American Manganese CEO: Our Recycling Process Allows for 100 Percent Recovery
American Manganese CEO Larry Reaugh outlines his company’s recycling process for EV batteries and discusses the role of blockchain in the recycling process.
In the interview below, American Manganese CEO Larry Reaugh (TSXV:AMY,OTCMKTS:AMYZF;FWB:2AM) outlines his company’s innovative recycling technology, which allows it to recover 100 percent of cathode materials.
He also discusses how blockchain technology will help his company track and recover used batteries to ensure that they are being recycled properly.
Below is a transcript of our interview with American Manganese CEO Larry Reaugh. It has been edited for clarity and brevity.
Investing News Network: Please provide our investor audience with an overview of American Manganese and its battery recycling technology.
American Manganese CEO Larry Reaugh: We have been working on an innovative recycling technology that provides a solution from cradle to grave for lithium-ion batteries, specifically for electric vehicle (EV) batteries. The process was developed for manganese down in Artillery Peak, Arizona. The US government worked on it for 80 years, but could not solve the issues tied with taking low-grade manganese (2 to 3 percent), such as high operating costs, and making electric metals.
We took the information given to us and brought on Kemetco to help solve this problem. It took two and a half years and a few million dollars, but we were able to produce electric manganese from low-grade material (2 to 3 percent) and at costs comparative to those in China, where manganese grades range between 30 to 50 percent. After this we completed a full prefeasibility study and had our technology verified by Tetra Tech, which is one of the biggest engineering firms in the world. However, the price of manganese dropped to a level where it was not economic to bring the project into production.
In 2015, Kemetco approached us with the intent of proving that the same chemistries for the manganese could work on cobalt and lithium. We just had to conduct proof of concept, which we were able to do. We got 100 percent of the materials back, which is unheard of, and our output is pure cathode materials that are no longer mixed with agents like iron and copper.
We’ve had coverage of our results in Bloomberg and we’re expecting more coverage in the future. We have a joint venture in the works regarding disassembly and we hope to announce this within the next few weeks. As well, potential clients in North America, Europe and Asia are interested in our project.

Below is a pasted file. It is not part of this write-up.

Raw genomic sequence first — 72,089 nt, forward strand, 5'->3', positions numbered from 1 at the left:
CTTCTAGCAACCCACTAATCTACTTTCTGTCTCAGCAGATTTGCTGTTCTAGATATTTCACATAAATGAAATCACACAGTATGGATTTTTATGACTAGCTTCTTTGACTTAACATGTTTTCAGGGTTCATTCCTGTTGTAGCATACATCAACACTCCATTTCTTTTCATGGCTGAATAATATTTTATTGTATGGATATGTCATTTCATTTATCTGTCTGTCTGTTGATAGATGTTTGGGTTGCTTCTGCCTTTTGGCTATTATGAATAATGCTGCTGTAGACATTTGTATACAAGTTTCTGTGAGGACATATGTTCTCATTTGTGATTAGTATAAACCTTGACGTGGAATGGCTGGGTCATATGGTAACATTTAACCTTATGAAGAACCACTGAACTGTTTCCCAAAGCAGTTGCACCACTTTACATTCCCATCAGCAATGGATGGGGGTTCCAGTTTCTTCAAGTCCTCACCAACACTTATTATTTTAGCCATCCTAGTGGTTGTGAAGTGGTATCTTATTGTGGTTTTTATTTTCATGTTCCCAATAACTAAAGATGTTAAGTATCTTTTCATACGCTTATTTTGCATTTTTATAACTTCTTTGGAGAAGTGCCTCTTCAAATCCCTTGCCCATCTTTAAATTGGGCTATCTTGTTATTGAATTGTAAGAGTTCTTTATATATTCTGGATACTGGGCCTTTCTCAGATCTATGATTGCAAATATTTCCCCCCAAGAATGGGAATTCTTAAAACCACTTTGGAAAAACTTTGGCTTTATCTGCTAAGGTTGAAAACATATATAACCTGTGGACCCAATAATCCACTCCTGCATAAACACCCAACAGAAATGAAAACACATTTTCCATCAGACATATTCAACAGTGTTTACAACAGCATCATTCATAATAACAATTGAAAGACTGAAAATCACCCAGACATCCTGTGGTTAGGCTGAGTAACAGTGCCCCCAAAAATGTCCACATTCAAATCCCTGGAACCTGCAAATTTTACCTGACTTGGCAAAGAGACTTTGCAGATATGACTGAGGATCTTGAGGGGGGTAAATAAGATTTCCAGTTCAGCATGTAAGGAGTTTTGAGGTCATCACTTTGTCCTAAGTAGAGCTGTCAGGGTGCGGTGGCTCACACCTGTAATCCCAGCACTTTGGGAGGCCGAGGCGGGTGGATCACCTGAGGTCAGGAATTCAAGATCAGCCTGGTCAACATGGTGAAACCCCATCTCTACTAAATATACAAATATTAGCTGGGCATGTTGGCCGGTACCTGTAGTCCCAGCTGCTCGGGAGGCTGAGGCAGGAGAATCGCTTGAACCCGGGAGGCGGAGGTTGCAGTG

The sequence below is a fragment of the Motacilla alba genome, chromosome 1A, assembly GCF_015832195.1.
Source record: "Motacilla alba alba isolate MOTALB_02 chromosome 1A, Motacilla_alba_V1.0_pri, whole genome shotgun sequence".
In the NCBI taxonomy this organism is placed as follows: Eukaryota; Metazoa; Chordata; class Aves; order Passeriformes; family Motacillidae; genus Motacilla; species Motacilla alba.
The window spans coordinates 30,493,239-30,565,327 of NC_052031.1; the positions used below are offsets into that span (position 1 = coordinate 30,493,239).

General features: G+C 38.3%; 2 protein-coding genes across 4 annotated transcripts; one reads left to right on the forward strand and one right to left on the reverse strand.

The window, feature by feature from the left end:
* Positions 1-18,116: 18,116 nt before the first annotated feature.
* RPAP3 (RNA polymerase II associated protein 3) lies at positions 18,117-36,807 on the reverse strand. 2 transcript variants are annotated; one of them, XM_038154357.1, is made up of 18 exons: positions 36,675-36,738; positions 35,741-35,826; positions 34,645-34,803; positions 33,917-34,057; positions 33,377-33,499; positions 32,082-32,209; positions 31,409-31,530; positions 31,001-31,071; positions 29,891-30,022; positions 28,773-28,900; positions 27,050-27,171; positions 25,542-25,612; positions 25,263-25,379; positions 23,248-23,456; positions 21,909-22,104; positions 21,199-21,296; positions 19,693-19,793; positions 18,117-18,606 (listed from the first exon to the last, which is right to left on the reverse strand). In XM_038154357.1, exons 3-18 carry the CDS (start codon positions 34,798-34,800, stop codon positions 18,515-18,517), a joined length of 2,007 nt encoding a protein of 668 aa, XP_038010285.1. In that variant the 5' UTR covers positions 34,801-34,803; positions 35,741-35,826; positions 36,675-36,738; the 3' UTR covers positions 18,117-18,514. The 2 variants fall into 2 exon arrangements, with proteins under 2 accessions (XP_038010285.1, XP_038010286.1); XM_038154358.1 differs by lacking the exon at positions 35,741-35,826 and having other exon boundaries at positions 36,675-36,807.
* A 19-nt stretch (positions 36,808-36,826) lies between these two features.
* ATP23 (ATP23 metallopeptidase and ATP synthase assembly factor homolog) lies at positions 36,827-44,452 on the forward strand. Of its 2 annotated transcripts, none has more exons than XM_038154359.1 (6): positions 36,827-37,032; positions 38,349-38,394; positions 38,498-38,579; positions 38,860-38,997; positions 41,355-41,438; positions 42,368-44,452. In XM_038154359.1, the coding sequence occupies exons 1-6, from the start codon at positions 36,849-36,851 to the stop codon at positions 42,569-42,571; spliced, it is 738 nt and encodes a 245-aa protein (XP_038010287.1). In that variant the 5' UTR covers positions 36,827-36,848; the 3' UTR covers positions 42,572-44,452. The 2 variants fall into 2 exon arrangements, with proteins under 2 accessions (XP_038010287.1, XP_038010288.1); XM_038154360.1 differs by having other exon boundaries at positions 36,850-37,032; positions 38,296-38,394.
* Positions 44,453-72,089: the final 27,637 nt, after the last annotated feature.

A lot of our competitors who recycle product end up burning the batteries, which gives you only 50 percent of the cobalt back. The rest of the materials, usually nickel, manganese and lithium, goes into slag. Their solution is not a cradle-to-grave solution and does not get the same results that ours does.
Our project has been moving along with no setbacks. We’ve been treating scrap materials from US recyclers and we’ve been treating materials that have been prepared by a group in Europe. We expect that the US scraps should give us a 100-percent return, but the European material was prepared differently and may not return 100 percent of the material. Right now everything is working for us and we have a solution that’s 100 percent, cradle-to-grave environmentally friendly and socially conscious. EV manufacturers say that they are socially conscious and environmentally friendly, but they are not doing anything to recover materials from batteries. We can provide a solution for them.
INN: How does your technology fit into the growing battery space?
LR: It works the same as the regular process. You remove the cylinders from the battery pack by cutting the bottom and top off and peeling away the sides to get to the aluminum and copper foils. The aluminum foil contains the cathodes while the copper foil contains the anodes. After this, we run the cathode and anode materials through a chemical process where they go into separate streams. We can eventually recycle the aluminum and copper foils after they’ve been in the solution and that rids them of electrolytes and they then go through a leaching process.
INN: What’s the significance of the company’s recent deal with Circulor? for integrating blockchain technology into your process?
LR: Blockchain technology is a way for us to track the EV car battery and when it reaches the end of its life. We want to know where these batteries go once they are finished, so we can procure them and use them in our process. Blockchain will track the battery from the time that it’s installed in the car to the time it reaches the end of its life and will tell us where it goes after its usefulness ends.
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